Past NSA tech director: Healthcare 'prime target' for cybercriminals
Take it from someone who has spent 41 years of his career as a mathematician, cryptographer and technical director at the U.S. National Security Agency: Healthcare is hugely vulnerable to cybercrime. And this is a reality health organizations need to quickly come to terms with so they can better protect their data assets.
Richard "Dickie" George got his beginnings at the NSA back in the 1970s and worked there until his retirement in 2011. Now, George serves as senior cybersecurity advisor at Johns Hopkins University Physics Lab and has more than a few things to say on the topic of cybersecurity in healthcare. He'll be speaking more comprehensively on the topic in a keynote at the Healthcare IT News' Privacy & Security Forum in Chicago later this month.
When he looks back on his early days at the NSA, George describes it as a much more simpler target landscape back in the Cold War era. In the 70s, he says, there were only two real players: the U.S. and the Soviet Union. And there were clear-cut rules that both sides followed.
[See also: The Privacy & Security Forum kicks off this June 30.]
"We knew what the rules were, and we abided by those rules," he tells Healthcare IT News. "We knew what the Russians were going after. They knew what we were going after." They were going after strategic government information. It wasn't personal like it is today, he points out.
Nowadays, the target landscape takes an entirely different form. No longer is it just about nuclear weapons and "one-on-one, meet-in-a-bar espionage," says George. "In today's world, it's cyber." Gone are the days where the government is the sole target. "The field of targets has expanded from the government to private industry, private people, critical infrastructure."
"The rules have changed, and nobody today knows what the rules are because the game is filled with people who don't play by the rules."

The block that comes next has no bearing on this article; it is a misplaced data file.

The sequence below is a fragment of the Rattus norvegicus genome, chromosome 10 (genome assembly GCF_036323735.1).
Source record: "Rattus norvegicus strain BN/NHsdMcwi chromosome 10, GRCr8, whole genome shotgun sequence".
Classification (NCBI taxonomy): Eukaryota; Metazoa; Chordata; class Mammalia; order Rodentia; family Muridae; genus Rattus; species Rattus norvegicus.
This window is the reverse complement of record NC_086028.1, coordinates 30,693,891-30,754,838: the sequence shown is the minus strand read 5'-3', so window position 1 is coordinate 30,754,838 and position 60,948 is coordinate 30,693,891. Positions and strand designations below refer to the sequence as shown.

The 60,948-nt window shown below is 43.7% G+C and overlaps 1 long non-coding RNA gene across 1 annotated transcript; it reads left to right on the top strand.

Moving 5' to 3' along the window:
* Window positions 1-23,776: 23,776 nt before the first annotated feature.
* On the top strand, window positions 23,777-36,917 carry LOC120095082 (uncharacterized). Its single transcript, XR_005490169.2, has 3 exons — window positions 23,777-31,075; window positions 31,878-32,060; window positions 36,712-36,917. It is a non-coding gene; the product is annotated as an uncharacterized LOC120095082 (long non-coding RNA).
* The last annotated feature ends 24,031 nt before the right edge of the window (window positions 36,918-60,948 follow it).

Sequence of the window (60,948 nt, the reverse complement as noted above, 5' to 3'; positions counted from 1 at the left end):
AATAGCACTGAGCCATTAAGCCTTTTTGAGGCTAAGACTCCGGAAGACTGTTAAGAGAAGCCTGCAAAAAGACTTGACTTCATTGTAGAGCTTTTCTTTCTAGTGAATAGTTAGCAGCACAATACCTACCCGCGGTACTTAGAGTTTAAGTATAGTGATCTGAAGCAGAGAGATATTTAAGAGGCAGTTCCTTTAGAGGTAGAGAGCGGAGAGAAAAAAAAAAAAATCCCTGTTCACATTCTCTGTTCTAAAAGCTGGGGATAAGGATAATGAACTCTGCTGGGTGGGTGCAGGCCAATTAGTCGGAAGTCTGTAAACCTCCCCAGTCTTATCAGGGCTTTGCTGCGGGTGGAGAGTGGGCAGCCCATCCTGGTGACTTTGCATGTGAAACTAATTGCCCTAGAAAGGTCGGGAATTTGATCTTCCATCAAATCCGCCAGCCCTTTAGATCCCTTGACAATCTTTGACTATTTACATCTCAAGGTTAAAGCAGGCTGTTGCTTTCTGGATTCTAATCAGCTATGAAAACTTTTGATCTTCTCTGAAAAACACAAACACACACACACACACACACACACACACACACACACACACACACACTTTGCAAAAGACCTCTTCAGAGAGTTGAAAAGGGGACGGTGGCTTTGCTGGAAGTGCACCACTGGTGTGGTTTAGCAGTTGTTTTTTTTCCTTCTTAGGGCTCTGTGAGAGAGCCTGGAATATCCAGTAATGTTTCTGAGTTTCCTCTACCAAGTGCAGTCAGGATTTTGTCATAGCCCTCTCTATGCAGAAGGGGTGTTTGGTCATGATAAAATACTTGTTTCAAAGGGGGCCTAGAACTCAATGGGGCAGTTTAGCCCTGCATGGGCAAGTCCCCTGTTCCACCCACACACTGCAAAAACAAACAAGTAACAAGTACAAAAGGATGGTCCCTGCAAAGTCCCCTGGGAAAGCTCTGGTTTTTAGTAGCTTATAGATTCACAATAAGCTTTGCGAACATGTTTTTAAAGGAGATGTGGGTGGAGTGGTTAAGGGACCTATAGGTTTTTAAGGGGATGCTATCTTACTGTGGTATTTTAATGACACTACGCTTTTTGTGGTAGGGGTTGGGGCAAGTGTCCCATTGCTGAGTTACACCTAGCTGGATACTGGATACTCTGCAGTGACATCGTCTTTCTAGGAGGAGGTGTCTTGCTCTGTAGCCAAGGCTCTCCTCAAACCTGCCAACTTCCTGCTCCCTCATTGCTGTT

What's more, in addition to the ever-expanding field of targets, in this world of cyberthreats, there's virtually no rulebook, adds George. In the '70s, "where I was target, and I knew I was a target, and I knew what the rules were and what I had to do to not be taken," he says. "The rules have changed, and nobody today knows what the rules are because the game is filled with people who don't play by the rules."
And when laptops and EMRs and patient portals are the reality, that interconnectedness is also one of the biggest vulnerabilities. And it carries with it some serious risk-management implications.
[See also: Report: Healthcare state of security a mixed bag.]
Take the six-hospital Johns Hopkins Health System, for instance. Consider its network: Physicians, students, foreign nationals, professors, researchers etc. With all of the hospitals connected, for every network action, "every person on that network," George continues, "is making a risk management decision without understanding the impact on those other members." They don't understand that they share the risk, he says, and "that's a huge problem."
If you look at the six-step threat/adversary model and consider capabilities and resources; intent and motivation; access and risk aversion, you may realize that "healthcare has a lot of things," adds George. For some threat actors, they may be after information on specific individuals. For others, they may want to use the data against certain individuals. And for terrorists, he continues, an electronic medical record might be an attractive target, as there's the possibility of causing deaths.
[See also: Healthcare's slack security costs $1.6B.]
George recalls the case of Jesse William McGraw, a contract employee at a medical center in Texas, who was sentenced back in 2011 for hacking into the hospital's computer systems and inserting malware into the network. McGraw, a night-shift security guard, was able to hack into 14 computers, including an HVAC unit that controlled the temperature and air in a surgery center and a nurses' station computer. According to federal officials, McGraw could have impacted the efficacy of temperature-sensitive drugs and supplies.
"There are very few places where you can insert malware into a network that causes people to die," said George. "But a hospital is a prime example."
So healthcare organizations, listen up: "Everybody in the country is a legitimate target because someone wants money, someone wants information, somebody wants to make money off the stock market, somebody wants to know what your business plans are," says George. "Everybody wants something, and you can get at it through the Internet, which you couldn't do 30 years ago."